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Regulation of Drosophila embryonic tracheogenesis by dVHL and hypoxia.

ABSTRACT: The tracheal system of Drosophila melanogaster is an interconnected network of gas-filled epithelial tubes that develops during embryogenesis and functions as the main gas-exchange organ in the larva. Larval tracheal cells respond to hypoxia by activating a program of branching and growth driven by HIF-1alpha/sima-dependent expression of the breathless (btl) FGF receptor. By contrast, the ability of the developing embryonic tracheal system to respond to hypoxia and integrate hard-wired branching programs with sima-driven tracheal remodeling is not well understood. Here we show that embryonic tracheal cells utilize the conserved ubiquitin ligase dVHL to control the HIF-1 alpha/sima hypoxia response pathway, and identify two distinct phases of tracheal development with differing hypoxia sensitivities and outcomes: a relatively hypoxia-resistant 'early' phase during which sima activity conflicts with normal branching and stunts migration, and a relatively hypoxia-sensitive 'late' phase during which the tracheal system uses the dVHL/sima/btl pathway to drive increased branching and growth. Mutations in the archipelago (ago) gene, which antagonizes btl transcription, re-sensitize early embryos to hypoxia, indicating that their relative resistance can be reversed by elevating activity of the btl promoter. These findings reveal a second type of tracheal hypoxic response in which Sima activation conflicts with developmental tracheogenesis, and identify the dVHL and ago ubiquitin ligases as key determinants of hypoxia sensitivity in tracheal cells. The identification of an early stage of tracheal development that is vulnerable to hypoxia is an important addition to models of the invertebrate hypoxic response.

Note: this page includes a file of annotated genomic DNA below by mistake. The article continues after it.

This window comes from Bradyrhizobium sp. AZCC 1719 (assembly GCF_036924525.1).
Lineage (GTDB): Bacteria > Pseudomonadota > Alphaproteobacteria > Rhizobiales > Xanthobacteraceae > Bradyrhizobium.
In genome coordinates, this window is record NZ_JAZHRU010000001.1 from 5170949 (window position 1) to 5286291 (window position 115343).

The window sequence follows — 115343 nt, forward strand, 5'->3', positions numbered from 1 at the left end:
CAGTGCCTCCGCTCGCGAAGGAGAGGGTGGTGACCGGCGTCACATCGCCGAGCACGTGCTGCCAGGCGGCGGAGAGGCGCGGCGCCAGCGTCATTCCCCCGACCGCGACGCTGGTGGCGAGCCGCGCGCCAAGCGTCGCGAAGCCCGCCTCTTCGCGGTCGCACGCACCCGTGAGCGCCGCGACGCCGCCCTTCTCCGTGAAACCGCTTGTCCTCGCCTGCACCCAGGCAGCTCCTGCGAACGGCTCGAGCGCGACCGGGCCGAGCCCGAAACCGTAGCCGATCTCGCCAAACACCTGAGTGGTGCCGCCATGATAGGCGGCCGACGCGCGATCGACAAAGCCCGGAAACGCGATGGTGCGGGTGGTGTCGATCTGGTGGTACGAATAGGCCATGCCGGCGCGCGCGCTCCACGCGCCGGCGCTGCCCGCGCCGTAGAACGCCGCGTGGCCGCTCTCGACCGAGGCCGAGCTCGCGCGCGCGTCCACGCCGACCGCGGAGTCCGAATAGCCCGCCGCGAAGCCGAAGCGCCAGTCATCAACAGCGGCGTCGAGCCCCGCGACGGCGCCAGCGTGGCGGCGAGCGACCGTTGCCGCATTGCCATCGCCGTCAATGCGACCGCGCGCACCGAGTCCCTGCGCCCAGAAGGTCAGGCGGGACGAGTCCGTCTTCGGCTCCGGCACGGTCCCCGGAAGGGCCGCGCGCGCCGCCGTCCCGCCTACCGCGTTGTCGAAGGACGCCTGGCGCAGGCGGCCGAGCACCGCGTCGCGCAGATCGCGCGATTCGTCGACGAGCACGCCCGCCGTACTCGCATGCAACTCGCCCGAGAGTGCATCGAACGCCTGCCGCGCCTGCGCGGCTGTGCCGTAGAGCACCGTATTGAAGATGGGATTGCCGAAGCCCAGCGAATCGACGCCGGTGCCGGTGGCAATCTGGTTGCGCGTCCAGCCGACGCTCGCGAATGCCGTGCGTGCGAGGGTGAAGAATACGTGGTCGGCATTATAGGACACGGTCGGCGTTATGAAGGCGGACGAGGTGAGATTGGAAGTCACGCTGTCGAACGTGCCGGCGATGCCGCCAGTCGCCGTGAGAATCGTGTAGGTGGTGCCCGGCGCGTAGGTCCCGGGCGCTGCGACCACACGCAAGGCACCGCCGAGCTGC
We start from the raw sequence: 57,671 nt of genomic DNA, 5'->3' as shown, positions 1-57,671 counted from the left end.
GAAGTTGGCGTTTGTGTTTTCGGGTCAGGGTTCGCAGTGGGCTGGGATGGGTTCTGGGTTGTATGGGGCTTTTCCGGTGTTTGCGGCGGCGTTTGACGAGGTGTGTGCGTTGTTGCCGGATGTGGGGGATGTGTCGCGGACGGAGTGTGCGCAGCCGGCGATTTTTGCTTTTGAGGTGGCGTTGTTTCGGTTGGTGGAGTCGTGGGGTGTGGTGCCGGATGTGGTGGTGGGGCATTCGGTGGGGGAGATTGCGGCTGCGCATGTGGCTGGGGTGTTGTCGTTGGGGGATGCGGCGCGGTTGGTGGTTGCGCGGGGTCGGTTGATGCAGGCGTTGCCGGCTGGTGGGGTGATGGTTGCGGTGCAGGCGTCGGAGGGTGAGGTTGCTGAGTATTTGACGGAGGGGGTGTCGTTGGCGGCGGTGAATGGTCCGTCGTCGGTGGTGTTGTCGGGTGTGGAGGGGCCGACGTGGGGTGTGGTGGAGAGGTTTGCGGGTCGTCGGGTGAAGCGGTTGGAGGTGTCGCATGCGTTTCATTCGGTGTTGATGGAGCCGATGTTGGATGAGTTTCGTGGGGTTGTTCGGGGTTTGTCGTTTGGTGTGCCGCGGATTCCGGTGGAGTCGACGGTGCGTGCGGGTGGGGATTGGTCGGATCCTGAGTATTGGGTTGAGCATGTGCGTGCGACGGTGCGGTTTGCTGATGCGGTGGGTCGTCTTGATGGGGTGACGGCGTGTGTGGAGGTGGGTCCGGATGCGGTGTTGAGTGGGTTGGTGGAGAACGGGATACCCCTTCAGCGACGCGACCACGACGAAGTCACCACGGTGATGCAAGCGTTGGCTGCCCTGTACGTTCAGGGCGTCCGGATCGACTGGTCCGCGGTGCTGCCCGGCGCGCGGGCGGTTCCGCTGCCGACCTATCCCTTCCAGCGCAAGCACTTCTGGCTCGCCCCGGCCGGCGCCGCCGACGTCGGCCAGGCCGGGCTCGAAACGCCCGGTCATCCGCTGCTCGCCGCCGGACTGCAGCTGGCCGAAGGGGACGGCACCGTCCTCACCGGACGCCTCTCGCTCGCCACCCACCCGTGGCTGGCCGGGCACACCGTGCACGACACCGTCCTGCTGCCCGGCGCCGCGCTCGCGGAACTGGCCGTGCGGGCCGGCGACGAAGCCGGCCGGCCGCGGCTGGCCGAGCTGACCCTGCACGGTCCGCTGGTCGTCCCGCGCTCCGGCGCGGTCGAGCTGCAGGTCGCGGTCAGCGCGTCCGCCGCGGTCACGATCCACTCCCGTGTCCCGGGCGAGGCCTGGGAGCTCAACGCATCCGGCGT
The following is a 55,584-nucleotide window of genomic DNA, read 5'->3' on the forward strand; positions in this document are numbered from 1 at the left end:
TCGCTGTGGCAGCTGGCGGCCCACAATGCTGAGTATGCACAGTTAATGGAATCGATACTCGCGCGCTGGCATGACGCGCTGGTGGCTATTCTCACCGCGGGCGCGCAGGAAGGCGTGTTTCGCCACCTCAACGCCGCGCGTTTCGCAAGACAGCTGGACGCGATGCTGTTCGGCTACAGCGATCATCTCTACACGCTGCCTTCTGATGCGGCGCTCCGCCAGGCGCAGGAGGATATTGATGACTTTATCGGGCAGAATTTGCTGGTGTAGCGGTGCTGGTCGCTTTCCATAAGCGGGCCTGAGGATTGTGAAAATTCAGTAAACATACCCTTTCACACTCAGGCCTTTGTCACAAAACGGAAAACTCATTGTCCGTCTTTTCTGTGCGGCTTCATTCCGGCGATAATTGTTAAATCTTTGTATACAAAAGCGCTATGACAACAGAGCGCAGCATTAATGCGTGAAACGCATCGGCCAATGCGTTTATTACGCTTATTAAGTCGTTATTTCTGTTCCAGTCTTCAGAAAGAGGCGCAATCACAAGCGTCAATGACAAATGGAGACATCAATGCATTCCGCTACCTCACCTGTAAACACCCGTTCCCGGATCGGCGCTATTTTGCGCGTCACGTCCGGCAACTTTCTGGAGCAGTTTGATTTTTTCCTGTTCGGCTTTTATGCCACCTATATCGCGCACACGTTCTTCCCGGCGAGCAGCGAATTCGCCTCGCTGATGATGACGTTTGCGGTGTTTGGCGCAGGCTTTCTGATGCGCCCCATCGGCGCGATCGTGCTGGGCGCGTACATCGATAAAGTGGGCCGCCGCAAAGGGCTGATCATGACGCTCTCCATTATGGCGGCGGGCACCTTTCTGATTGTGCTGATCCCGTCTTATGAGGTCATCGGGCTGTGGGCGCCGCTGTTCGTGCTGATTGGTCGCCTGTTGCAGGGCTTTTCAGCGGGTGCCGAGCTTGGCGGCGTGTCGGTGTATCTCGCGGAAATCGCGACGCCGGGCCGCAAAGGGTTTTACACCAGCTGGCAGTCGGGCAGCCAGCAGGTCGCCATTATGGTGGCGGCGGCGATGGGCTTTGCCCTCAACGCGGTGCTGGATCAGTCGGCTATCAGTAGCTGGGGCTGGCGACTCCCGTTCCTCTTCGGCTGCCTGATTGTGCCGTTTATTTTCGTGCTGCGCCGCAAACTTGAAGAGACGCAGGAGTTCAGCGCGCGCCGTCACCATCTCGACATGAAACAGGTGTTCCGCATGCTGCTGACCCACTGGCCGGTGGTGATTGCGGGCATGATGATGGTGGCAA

PROVIDER: S-EPMC2688766 | BioStudies | 2009-01-01

REPOSITORIES: biostudies

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